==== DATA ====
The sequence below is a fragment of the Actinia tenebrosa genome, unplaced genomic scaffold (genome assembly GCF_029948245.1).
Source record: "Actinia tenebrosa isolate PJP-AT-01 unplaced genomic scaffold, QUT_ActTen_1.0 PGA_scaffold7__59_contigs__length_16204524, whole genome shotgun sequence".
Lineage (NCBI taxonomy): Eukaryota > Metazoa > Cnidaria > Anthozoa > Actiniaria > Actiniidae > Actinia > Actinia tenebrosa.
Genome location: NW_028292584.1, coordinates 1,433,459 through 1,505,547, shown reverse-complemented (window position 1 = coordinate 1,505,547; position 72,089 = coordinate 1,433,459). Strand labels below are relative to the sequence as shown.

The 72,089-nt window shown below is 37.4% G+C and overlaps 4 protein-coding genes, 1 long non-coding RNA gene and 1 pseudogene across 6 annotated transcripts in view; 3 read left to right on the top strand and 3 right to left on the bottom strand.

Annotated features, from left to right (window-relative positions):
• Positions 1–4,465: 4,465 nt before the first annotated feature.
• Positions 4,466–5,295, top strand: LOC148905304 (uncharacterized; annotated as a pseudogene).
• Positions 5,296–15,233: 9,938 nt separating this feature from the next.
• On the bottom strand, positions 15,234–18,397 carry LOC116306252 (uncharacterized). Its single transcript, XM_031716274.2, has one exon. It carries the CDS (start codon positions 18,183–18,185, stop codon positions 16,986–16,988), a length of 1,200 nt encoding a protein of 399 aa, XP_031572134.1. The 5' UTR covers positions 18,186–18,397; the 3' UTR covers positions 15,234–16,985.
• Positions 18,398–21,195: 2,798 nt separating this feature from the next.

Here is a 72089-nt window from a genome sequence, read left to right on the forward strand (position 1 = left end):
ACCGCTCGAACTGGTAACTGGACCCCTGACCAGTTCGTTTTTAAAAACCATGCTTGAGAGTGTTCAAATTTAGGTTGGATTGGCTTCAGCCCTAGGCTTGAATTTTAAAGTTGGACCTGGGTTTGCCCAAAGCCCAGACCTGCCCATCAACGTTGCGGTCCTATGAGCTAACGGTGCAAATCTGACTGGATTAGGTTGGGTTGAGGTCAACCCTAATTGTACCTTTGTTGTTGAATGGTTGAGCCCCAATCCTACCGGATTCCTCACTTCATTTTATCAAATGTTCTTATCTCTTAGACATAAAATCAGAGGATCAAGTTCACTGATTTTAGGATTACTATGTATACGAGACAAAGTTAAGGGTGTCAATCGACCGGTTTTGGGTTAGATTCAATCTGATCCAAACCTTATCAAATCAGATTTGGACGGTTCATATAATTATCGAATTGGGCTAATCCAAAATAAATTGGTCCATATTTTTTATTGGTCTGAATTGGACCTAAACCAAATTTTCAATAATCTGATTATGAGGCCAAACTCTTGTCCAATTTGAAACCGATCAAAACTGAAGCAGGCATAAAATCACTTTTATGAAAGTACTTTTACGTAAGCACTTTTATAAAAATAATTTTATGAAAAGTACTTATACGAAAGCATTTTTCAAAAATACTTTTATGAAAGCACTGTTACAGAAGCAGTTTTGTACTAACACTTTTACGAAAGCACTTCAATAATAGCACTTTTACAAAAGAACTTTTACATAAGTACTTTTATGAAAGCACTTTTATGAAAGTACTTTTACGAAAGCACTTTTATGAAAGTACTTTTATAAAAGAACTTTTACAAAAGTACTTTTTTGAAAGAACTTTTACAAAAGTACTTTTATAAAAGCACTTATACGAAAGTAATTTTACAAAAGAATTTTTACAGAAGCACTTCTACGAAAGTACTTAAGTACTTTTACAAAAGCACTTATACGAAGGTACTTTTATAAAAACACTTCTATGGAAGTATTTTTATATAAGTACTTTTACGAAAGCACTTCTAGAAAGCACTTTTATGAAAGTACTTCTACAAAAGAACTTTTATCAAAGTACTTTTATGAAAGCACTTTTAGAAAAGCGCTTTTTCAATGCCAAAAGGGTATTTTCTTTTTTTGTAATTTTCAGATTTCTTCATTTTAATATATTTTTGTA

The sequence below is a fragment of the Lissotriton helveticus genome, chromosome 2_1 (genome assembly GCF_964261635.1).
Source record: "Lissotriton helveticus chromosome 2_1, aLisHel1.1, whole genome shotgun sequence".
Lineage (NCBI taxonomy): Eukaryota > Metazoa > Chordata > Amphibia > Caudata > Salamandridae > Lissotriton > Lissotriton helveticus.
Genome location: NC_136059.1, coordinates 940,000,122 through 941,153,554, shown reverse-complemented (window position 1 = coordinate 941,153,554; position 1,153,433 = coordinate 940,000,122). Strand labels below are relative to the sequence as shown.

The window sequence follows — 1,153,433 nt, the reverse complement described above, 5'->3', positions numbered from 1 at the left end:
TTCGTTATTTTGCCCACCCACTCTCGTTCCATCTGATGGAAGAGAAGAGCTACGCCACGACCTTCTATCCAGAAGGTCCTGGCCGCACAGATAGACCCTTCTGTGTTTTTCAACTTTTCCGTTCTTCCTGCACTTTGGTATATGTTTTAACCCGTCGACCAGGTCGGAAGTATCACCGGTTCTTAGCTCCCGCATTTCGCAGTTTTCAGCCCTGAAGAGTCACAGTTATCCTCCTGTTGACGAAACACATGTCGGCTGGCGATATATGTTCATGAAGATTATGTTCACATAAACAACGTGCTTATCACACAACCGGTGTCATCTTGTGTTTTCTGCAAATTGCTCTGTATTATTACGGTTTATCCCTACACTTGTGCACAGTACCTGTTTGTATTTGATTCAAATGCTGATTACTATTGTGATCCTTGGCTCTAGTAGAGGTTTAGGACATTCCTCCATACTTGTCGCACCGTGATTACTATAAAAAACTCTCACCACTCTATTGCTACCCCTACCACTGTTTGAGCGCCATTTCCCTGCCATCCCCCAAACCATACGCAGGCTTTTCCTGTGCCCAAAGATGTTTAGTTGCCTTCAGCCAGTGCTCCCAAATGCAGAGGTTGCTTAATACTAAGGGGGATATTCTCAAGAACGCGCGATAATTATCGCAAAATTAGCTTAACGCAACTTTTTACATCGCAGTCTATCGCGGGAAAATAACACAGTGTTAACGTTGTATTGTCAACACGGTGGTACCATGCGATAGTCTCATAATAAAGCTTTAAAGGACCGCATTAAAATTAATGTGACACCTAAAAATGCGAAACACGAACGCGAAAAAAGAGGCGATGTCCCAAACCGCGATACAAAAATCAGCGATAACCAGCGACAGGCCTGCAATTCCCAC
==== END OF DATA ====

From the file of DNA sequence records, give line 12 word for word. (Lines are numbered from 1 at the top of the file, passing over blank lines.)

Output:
Here is a 72089-nt window from a genome sequence, read left to right on the forward strand (position 1 = left end):